There remained only the curtains to be washed and ironed and hung, and of course the usual washing to do, on Monday. They were glad that Sunday is a day of rest.

  Early Monday morning, Laura washed the curtains. They were dry when she and Carrie hung the rest of the washing on the line. They sprinkled the curtains and ironed them, and hung them at the window. The house was perfect.

  “We’ll keep Grace out of it till Pa and Ma come home,” Laura said privately to Carrie. Neither of them felt like even taking a walk. So they sat on the grass in the shade of the house and watched Grace run about, and watched for the smoke of the train.

  They saw it rolling up from the prairie and fading slowly along the skyline like a line of writing that they could not read. They heard the train whistle. After a pause it whistled again, and the curling smoke began again to write low above the skyline. They had almost decided that Pa and Ma had not come yet, when they saw them small and far away, walking out on the road from town.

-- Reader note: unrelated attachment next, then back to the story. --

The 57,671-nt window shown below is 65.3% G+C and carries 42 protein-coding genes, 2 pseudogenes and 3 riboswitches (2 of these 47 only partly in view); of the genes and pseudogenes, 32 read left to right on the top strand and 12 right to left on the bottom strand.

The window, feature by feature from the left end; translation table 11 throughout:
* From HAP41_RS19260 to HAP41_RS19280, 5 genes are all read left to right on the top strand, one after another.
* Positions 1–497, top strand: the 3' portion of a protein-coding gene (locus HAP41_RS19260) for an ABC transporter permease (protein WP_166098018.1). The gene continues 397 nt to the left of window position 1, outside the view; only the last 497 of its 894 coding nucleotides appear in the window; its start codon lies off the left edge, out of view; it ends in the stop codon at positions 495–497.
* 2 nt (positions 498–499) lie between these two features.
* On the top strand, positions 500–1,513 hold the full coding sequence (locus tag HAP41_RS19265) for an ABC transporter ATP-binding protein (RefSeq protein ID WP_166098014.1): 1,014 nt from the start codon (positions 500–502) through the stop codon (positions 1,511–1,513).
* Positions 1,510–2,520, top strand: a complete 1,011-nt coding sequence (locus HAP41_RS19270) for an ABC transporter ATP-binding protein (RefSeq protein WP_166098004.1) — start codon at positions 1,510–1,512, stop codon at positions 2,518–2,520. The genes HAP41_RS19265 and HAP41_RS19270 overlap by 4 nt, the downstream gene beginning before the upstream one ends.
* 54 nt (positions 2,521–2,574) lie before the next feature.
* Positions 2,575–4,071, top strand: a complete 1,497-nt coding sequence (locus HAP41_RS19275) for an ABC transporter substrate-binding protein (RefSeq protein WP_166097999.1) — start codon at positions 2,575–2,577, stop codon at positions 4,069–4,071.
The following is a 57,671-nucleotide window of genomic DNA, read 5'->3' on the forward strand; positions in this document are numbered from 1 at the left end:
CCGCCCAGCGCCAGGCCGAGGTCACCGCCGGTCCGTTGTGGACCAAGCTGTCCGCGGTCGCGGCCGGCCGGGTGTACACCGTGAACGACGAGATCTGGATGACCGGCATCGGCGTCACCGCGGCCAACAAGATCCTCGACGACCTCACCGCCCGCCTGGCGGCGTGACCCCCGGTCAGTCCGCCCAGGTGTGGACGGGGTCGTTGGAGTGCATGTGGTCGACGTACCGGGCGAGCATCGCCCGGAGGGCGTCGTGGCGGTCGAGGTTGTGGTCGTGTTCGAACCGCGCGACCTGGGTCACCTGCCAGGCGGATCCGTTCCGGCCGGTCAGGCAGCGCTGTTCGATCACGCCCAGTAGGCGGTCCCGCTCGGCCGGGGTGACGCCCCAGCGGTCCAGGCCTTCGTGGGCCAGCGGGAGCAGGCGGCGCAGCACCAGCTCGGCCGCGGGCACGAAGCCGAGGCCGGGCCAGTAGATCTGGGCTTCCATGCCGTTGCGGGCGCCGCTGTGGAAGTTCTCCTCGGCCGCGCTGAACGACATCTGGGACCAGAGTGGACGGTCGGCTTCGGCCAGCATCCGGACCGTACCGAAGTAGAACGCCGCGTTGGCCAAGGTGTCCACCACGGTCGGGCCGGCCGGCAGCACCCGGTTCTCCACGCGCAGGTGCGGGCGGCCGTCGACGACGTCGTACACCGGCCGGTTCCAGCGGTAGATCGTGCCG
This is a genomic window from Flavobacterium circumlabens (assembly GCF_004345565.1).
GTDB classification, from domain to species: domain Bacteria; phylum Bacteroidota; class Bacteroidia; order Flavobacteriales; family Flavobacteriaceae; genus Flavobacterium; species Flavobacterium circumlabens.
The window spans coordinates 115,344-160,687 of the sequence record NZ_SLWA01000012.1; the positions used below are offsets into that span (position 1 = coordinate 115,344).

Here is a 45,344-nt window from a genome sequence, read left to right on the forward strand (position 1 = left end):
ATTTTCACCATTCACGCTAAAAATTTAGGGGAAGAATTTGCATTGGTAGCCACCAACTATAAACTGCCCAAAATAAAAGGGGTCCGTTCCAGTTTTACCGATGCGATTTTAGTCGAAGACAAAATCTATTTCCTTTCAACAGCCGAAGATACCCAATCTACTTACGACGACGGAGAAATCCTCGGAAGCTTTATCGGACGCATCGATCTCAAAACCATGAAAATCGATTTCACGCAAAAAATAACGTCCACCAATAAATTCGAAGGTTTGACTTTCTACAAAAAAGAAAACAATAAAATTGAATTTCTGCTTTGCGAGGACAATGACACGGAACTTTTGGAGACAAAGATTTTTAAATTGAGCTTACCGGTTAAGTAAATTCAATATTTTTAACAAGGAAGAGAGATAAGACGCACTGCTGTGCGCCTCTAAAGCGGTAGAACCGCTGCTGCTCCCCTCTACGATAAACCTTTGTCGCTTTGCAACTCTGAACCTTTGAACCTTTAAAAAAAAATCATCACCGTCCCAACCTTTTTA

Then all the lonesomeness for Mary came back, as sharply as if she had just gone away.

  They met Pa and Ma at the edge of Big Slough, and for a little while they all talked at once.

  Pa and Ma were greatly pleased with the college. They said it was a fine place, a large brick building. Mary would be warm and comfortable in it when winter came. She would have good food, and she was with a crowd
of pleasant girls. Ma liked her roommate very much. The teachers were kind. Mary had passed the examinations with flying colors. Ma had seen no clothes there nicer than hers. She was going to study political economy, and literature, and higher mathematics, and sewing, knitting, beadwork, and music. The college had a parlor organ.

  Laura was so glad for Mary that she could almost forget the lonesome ache of missing her. Mary had always so loved to study. Now she could revel in studying so much that she had never before had a chance to learn.

  “Oh, she must stay there, she must!” Laura thought, and she renewed her vow to study hard, though she didn’t like to, and get a teacher’s certificate as soon as she was sixteen, so that she could earn the money to keep Mary in college.

  She had forgotten that week of housecleaning, but as they came to the house Ma asked, “Carrie, what are you and Grace smiling about? You’re keeping something up your sleeves!”